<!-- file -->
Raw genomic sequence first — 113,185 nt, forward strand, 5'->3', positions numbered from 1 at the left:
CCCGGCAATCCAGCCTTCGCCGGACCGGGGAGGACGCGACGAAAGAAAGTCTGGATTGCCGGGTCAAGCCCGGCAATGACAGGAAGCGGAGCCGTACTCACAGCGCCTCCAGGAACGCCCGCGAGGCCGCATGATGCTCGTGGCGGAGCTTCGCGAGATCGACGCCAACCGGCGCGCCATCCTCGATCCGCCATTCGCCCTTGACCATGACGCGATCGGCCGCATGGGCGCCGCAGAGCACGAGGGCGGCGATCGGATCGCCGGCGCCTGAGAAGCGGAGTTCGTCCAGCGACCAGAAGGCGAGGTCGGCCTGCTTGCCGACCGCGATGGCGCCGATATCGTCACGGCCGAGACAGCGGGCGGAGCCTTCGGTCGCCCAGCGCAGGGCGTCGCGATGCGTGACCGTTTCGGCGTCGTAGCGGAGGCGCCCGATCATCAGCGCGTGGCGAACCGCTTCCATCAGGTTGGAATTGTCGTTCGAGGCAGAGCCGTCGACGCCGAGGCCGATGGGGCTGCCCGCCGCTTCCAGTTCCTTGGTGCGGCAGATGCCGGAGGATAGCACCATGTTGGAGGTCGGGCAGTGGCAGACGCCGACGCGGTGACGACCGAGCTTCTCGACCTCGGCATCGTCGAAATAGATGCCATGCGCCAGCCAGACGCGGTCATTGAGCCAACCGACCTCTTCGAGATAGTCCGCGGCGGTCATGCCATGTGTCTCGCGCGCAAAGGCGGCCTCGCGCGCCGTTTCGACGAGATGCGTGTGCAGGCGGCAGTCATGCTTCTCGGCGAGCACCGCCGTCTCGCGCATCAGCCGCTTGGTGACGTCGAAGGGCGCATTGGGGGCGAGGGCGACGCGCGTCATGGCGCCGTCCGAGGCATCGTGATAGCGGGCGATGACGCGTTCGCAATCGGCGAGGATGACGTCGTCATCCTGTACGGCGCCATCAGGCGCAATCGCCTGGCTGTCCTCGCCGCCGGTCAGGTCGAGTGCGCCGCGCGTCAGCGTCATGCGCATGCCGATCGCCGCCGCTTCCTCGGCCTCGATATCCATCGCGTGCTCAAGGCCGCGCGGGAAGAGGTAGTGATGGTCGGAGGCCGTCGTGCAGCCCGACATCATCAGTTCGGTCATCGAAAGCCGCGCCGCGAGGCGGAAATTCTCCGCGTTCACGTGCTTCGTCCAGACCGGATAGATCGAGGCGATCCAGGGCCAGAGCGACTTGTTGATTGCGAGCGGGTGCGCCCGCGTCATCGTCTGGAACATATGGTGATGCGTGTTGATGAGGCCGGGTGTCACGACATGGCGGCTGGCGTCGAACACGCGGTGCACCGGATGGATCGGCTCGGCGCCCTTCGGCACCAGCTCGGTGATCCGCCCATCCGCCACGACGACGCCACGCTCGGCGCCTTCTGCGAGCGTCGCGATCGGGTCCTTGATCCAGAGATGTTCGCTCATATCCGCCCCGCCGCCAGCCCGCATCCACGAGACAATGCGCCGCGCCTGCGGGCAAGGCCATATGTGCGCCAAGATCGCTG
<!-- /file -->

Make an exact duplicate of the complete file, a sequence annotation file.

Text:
Raw genomic sequence first — 113,185 nt, forward strand, 5'->3', positions numbered from 1 at the left:
CCCGGCAATCCAGCCTTCGCCGGACCGGGGAGGACGCGACGAAAGAAAGTCTGGATTGCCGGGTCAAGCCCGGCAATGACAGGAAGCGGAGCCGTACTCACAGCGCCTCCAGGAACGCCCGCGAGGCCGCATGATGCTCGTGGCGGAGCTTCGCGAGATCGACGCCAACCGGCGCGCCATCCTCGATCCGCCATTCGCCCTTGACCATGACGCGATCGGCCGCATGGGCGCCGCAGAGCACGAGGGCGGCGATCGGATCGCCGGCGCCTGAGAAGCGGAGTTCGTCCAGCGACCAGAAGGCGAGGTCGGCCTGCTTGCCGACCGCGATGGCGCCGATATCGTCACGGCCGAGACAGCGGGCGGAGCCTTCGGTCGCCCAGCGCAGGGCGTCGCGATGCGTGACCGTTTCGGCGTCGTAGCGGAGGCGCCCGATCATCAGCGCGTGGCGAACCGCTTCCATCAGGTTGGAATTGTCGTTCGAGGCAGAGCCGTCGACGCCGAGGCCGATGGGGCTGCCCGCCGCTTCCAGTTCCTTGGTGCGGCAGATGCCGGAGGATAGCACCATGTTGGAGGTCGGGCAGTGGCAGACGCCGACGCGGTGACGACCGAGCTTCTCGACCTCGGCATCGTCGAAATAGATGCCATGCGCCAGCCAGACGCGGTCATTGAGCCAACCGACCTCTTCGAGATAGTCCGCGGCGGTCATGCCATGTGTCTCGCGCGCAAAGGCGGCCTCGCGCGCCGTTTCGACGAGATGCGTGTGCAGGCGGCAGTCATGCTTCTCGGCGAGCACCGCCGTCTCGCGCATCAGCCGCTTGGTGACGTCGAAGGGCGCATTGGGGGCGAGGGCGACGCGCGTCATGGCGCCGTCCGAGGCATCGTGATAGCGGGCGATGACGCGTTCGCAATCGGCGAGGATGACGTCGTCATCCTGTACGGCGCCATCAGGCGCAATCGCCTGGCTGTCCTCGCCGCCGGTCAGGTCGAGTGCGCCGCGCGTCAGCGTCATGCGCATGCCGATCGCCGCCGCTTCCTCGGCCTCGATATCCATCGCGTGCTCAAGGCCGCGCGGGAAGAGGTAGTGATGGTCGGAGGCCGTCGTGCAGCCCGACATCATCAGTTCGGTCATCGAAAGCCGCGCCGCGAGGCGGAAATTCTCCGCGTTCACGTGCTTCGTCCAGACCGGATAGATCGAGGCGATCCAGGGCCAGAGCGACTTGTTGATTGCGAGCGGGTGCGCCCGCGTCATCGTCTGGAACATATGGTGATGCGTGTTGATGAGGCCGGGTGTCACGACATGGCGGCTGGCGTCGAACACGCGGTGCACCGGATGGATCGGCTCGGCGCCCTTCGGCACCAGCTCGGTGATCCGCCCATCCGCCACGACGACGCCACGCTCGGCGCCTTCTGCGAGCGTCGCGATCGGGTCCTTGATCCAGAGATGTTCGCTCATATCCGCCCCGCCGCCAGCCCGCATCCACGAGACAATGCGCCGCGCCTGCGGGCAAGGCCATATGTGCGCCAAGATCGCTG